Although the Italians finally adopted a more attacking posture, they looked tired and resigned, except for Rivera who finally had the freedom to prompt the attack. Sure enough, four minutes later, he launched a seemingly harmless free kick into the area. For some reason, Held, an attacker now forced to play defensively, tried to chest the ball down rather than clear it. It fell to Tarcisio Burgnich, a defender forced into attack, and he promptly dispatched it into the net.
Even though the match was again level, the Italians, for once, did not retreat – mainly because Rivera would not hear of it – and they soon regained the lead. The move began after Yamasaki failed to penalize Riva for hacking down Libuda. The ball came to Rivera, who quickly played Angelo Domenghini forward down the left sideline. He squared to Riva who completely eluded Vogts and fired into the right corner with his left foot.
The match was in the second period of extra time, but the Germans were not done yet. Once again they poured everyone forward and once again Albertosi panicked. He attempted to clear the ball but instead rolled it off a teammate’s back and had to rugby tackle Mueller outside the area. Overath’s free quick found Seeler, but once again Albertosi redeemed himself by tipping the ball over the bar.
Or at least he thought he had. Libuda lofted the ensuing short corner to the back post and found Seeler, who headed the ball back across the goal. Mueller flung himself at the ball like a missile and headed it into the lower right hand corner.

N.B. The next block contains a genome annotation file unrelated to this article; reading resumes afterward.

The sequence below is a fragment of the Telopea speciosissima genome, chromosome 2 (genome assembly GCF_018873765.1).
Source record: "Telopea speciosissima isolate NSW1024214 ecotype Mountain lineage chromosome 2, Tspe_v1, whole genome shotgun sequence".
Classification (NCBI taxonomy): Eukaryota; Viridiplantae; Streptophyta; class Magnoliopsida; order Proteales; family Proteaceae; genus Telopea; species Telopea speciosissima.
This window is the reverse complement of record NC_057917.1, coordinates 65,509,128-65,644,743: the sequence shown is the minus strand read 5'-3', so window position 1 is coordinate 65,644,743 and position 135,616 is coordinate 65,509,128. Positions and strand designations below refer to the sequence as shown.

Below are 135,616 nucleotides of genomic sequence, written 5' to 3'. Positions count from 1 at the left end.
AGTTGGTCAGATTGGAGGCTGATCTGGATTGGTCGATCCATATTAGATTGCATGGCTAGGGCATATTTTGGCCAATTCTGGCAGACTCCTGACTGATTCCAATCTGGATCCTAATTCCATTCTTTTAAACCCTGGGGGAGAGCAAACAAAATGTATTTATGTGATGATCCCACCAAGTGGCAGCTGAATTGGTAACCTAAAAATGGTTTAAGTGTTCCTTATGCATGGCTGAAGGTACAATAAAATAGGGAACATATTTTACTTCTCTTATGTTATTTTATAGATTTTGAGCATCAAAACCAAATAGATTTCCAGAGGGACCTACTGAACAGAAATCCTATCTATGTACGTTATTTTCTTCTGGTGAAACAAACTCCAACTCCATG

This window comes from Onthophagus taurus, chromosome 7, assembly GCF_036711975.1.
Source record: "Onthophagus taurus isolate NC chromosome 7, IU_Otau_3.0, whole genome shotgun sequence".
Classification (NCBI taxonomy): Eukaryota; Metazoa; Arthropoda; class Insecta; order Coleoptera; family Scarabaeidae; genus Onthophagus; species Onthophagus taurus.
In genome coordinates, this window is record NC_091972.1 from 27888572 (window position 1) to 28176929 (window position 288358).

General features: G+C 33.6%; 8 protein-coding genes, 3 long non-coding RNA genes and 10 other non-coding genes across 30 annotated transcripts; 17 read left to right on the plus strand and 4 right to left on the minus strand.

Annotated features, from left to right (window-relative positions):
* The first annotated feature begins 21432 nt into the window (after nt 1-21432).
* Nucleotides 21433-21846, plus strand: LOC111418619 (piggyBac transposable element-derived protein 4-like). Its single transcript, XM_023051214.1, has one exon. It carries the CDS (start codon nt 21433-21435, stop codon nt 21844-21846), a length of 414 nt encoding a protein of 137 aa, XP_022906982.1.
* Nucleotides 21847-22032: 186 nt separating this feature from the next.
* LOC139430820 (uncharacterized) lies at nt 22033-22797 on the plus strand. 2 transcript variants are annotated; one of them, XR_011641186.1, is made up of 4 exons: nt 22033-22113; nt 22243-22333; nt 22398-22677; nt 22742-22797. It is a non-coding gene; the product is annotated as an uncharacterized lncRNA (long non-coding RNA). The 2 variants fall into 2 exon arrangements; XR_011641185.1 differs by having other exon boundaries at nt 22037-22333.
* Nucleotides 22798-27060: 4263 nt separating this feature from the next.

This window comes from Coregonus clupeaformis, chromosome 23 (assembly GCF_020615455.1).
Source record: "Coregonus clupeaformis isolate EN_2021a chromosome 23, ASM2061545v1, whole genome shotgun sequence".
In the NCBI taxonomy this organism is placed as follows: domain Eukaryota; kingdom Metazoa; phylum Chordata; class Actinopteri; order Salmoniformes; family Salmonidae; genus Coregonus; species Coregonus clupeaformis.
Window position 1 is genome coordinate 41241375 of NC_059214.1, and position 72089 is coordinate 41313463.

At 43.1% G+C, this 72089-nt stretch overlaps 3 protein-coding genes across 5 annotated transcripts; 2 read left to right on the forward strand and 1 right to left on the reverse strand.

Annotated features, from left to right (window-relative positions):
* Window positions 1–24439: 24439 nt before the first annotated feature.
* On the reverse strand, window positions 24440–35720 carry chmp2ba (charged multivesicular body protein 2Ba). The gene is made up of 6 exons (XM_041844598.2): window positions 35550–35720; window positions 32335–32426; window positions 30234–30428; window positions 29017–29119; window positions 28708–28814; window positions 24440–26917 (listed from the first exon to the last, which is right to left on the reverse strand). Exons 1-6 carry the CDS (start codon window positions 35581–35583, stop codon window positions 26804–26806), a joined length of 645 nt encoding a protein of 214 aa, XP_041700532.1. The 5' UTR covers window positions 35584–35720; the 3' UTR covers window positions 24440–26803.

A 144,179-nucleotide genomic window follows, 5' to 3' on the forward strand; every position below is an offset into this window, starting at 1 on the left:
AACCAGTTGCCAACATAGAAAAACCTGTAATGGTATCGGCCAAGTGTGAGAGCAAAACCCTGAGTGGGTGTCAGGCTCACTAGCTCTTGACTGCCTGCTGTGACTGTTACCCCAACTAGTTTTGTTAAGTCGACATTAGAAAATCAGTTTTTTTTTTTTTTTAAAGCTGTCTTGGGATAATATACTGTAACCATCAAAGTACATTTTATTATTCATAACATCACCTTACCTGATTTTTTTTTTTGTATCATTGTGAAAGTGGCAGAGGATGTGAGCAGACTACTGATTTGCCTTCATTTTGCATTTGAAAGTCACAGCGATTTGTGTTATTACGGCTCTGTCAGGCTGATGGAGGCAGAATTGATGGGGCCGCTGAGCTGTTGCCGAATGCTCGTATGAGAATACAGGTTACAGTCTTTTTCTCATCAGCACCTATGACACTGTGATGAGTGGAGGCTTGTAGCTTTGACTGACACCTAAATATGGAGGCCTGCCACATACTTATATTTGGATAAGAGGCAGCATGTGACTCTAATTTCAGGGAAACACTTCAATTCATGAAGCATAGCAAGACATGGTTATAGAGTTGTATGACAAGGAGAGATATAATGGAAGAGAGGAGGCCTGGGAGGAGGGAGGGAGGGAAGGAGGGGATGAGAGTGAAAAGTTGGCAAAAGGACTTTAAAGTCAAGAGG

Italy scored straight from the restart. Boninsegna collected a pass from Facchetti on the left flank, outdueled Schults, the weak link in the German defense, and crossed to an unmarked Rivera in the middle of the box. Maier was at his mercy and Rivera simply picked the spot he vacated.
There were still nine minutes left, but this time the match really was over. The Germans continued to attack of course, but they did not create any serious chances. The Italians, for their part, were cautious, even cynical at times, but they did not retreat back into the bunker.
Even though Valcareggi admitted that he should not have brought Rivera on so early, he also took credit for his constructive role. “We were perhaps fortunate to hold out until extra time, but once it came, Rivera was ideally suited to lead our recovery from 2-1 down.”
In other words, he was willing to give Rivera a free hand when necessity dictated, but he quickly added that the philosophy that underlies Italian soccer was not about to change.
“I cannot pretend that Italian football will have any change of heart about their style of play. Just as Brazil and Peru find their natural game is to be fully committed to attack, we use the same range of skills to keep the goals scored against us to a minimum.”
Indeed, Brazil and Peru have modified their approach but not Italy. Ask Roberto Baggio, whose place was in jeopardy in all three World Cups he took part in. Or consider the match against Sweden in EURO 2004. Italy played brilliantly for 60 minutes, even without Francesco Totti, before circling the wagons and conceding the equalizer to Zlatan Imbrahimovic. Italian soccer is still like the proverbial scorpion stabbing the turtle even though it is ferrying him across troubled waters. They understand that continuing to attack would be in their best interest, but it is defending, however suicidal, that is in their nature.